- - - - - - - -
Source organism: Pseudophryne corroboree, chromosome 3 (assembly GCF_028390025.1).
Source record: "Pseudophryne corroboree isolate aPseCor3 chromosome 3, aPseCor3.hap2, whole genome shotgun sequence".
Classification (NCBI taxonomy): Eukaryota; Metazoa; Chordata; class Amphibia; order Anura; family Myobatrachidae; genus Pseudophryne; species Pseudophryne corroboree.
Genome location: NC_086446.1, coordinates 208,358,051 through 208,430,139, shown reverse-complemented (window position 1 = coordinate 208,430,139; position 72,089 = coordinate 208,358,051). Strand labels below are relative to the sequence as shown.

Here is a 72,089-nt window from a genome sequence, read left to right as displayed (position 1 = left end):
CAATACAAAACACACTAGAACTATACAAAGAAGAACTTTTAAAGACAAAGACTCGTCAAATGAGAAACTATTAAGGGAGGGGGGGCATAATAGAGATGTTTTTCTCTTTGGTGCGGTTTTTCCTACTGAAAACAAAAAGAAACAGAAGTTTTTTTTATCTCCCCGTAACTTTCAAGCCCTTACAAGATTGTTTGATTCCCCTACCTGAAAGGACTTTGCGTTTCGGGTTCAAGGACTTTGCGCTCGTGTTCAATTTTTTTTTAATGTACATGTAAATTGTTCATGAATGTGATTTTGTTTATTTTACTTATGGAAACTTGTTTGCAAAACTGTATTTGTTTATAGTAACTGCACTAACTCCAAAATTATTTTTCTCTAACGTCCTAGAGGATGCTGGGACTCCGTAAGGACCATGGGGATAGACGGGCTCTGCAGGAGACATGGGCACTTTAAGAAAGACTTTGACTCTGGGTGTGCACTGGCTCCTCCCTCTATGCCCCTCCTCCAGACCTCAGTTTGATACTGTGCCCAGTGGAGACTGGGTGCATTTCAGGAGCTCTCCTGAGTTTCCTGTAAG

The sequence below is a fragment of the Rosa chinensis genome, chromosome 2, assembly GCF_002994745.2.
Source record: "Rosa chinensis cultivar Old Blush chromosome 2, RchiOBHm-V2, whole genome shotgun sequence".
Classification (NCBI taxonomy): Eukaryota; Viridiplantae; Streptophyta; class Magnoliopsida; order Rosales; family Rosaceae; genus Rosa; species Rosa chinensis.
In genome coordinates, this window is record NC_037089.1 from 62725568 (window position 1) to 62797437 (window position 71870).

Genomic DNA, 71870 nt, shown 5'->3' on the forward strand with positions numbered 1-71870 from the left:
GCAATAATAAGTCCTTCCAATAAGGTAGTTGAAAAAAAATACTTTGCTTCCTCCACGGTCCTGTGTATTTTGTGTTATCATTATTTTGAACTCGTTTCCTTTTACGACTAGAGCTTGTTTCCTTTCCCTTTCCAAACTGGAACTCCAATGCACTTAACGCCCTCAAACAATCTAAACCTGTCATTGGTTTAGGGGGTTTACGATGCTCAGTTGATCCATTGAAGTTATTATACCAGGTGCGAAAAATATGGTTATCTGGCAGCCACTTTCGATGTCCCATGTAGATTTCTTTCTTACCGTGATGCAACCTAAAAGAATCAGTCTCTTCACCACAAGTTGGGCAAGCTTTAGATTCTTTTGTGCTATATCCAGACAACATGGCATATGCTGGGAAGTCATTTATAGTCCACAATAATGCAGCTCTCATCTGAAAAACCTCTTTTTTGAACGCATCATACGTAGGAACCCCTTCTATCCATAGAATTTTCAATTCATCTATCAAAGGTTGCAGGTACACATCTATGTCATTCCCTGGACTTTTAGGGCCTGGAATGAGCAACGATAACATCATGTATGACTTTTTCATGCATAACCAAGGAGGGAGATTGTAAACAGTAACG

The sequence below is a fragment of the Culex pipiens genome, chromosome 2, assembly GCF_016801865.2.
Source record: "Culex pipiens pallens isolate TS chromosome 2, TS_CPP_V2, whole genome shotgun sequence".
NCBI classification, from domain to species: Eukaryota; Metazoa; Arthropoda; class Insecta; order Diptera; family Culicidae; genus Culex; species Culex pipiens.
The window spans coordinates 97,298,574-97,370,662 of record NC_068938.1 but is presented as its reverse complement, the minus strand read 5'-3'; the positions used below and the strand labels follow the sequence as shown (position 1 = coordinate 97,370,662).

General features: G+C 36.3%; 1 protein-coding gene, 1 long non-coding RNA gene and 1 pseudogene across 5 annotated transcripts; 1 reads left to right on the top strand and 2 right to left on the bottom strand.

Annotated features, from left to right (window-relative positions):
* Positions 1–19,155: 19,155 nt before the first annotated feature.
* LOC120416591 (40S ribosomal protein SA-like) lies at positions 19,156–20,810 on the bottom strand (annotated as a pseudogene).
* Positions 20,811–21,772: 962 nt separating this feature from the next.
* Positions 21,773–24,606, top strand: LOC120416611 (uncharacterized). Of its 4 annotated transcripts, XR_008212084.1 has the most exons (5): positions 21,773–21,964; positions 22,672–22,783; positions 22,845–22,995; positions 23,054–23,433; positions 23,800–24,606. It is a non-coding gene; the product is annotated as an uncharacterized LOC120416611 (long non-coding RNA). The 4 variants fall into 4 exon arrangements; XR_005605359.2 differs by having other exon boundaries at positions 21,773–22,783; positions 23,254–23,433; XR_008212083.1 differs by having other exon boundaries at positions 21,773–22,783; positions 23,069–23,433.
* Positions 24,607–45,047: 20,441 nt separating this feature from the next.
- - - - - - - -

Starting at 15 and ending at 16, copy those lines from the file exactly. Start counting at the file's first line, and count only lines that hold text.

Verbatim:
NCBI classification, from domain to species: Eukaryota; Metazoa; Arthropoda; class Insecta; order Diptera; family Culicidae; genus Culex; species Culex pipiens.
The window spans coordinates 97,298,574-97,370,662 of record NC_068938.1 but is presented as its reverse complement, the minus strand read 5'-3'; the positions used below and the strand labels follow the sequence as shown (position 1 = coordinate 97,370,662).